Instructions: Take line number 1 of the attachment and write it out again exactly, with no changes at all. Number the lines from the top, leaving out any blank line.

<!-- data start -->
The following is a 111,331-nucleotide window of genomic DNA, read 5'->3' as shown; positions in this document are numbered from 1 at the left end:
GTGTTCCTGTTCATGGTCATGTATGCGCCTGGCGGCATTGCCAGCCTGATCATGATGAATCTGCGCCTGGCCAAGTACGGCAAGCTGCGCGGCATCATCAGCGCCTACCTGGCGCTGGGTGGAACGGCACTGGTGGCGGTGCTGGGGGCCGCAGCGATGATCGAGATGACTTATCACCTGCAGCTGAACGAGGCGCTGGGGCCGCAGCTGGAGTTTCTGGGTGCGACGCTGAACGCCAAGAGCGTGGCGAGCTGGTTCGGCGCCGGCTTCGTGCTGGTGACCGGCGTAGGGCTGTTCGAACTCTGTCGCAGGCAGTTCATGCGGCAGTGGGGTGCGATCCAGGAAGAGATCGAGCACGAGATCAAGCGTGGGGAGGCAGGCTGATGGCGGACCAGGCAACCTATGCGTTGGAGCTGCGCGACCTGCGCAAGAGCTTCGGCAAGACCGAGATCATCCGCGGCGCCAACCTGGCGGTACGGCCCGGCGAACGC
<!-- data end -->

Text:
The following is a 111,331-nucleotide window of genomic DNA, read 5'->3' as shown; positions in this document are numbered from 1 at the left end: